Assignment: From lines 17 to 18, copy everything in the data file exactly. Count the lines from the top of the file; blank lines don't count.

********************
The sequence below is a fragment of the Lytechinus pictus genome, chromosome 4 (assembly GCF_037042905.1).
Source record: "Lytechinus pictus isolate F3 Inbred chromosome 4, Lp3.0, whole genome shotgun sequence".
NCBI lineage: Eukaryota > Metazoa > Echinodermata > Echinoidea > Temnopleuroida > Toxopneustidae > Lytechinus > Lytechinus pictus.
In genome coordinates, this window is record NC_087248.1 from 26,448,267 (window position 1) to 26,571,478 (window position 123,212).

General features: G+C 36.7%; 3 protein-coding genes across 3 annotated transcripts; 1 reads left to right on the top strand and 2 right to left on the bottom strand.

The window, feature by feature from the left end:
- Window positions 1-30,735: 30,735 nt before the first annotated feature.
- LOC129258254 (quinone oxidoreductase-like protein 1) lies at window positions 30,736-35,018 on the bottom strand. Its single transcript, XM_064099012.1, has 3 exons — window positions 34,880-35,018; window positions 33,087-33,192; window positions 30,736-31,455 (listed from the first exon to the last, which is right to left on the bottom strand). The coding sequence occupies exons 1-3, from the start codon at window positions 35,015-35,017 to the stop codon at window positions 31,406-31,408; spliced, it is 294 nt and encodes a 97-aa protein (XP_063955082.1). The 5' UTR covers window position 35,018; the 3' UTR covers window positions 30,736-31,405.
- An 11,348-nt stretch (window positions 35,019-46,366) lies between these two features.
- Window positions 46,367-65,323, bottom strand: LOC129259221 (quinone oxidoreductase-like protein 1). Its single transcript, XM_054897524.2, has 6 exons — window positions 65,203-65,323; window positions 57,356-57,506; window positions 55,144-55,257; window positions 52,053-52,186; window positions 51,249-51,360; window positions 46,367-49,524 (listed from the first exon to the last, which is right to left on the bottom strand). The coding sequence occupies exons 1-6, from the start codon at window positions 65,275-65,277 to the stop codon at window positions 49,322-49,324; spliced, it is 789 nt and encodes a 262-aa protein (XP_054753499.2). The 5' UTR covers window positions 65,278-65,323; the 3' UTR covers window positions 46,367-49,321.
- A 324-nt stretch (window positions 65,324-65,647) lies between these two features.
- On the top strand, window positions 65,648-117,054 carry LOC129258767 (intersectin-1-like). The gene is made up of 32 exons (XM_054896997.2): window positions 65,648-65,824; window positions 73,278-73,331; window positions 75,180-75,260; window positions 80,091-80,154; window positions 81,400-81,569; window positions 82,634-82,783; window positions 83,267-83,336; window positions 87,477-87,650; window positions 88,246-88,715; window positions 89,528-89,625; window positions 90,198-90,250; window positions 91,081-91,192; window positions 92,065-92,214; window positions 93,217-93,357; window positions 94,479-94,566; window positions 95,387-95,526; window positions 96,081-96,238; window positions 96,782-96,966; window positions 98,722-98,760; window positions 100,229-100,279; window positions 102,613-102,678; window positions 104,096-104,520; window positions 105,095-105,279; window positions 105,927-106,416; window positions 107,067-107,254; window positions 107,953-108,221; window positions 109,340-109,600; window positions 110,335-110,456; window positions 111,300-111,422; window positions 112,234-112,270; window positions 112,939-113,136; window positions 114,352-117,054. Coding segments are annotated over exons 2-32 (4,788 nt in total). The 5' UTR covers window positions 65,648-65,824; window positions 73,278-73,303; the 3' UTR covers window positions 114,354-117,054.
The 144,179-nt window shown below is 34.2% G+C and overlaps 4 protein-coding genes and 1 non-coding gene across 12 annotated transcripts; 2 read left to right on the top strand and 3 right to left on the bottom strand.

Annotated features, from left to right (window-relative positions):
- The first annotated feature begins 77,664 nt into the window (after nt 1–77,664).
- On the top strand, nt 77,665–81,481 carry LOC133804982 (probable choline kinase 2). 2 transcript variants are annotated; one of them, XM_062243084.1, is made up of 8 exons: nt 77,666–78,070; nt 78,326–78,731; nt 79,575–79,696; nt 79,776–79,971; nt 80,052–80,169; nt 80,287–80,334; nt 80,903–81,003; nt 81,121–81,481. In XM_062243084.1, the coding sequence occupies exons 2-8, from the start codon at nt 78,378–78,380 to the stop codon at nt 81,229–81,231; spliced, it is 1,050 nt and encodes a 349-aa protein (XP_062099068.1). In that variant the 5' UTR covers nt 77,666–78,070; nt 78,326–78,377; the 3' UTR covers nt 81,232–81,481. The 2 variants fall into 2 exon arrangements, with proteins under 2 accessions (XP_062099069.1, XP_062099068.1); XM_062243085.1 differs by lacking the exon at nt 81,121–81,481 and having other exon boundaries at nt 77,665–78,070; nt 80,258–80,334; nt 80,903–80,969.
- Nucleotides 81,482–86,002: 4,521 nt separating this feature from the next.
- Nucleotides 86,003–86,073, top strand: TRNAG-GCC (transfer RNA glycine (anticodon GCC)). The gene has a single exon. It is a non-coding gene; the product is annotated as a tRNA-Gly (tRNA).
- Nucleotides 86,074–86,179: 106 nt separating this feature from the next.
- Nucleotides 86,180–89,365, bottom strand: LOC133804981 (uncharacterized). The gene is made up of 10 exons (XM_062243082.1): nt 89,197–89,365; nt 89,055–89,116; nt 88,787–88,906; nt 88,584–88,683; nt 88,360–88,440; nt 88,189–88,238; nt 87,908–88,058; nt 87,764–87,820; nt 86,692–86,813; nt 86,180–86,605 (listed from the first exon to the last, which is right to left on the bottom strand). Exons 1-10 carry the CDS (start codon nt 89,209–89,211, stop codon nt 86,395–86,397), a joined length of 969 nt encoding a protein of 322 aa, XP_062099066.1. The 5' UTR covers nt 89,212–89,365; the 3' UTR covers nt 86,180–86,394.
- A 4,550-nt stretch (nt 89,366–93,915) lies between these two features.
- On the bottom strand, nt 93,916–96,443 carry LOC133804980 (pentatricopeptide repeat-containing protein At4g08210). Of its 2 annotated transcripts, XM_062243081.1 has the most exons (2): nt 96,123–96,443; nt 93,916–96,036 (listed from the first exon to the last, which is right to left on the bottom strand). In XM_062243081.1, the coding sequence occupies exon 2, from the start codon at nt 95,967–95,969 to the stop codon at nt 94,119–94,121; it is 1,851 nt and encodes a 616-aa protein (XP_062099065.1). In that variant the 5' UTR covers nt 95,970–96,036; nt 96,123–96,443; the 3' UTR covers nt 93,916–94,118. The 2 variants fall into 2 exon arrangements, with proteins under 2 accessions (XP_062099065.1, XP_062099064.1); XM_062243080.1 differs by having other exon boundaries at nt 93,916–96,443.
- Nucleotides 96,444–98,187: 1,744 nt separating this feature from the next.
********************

- Nucleotides 81,482–86,002: 4,521 nt separating this feature from the next.
- Nucleotides 86,003–86,073, top strand: TRNAG-GCC (transfer RNA glycine (anticodon GCC)). The gene has a single exon. It is a non-coding gene; the product is annotated as a tRNA-Gly (tRNA).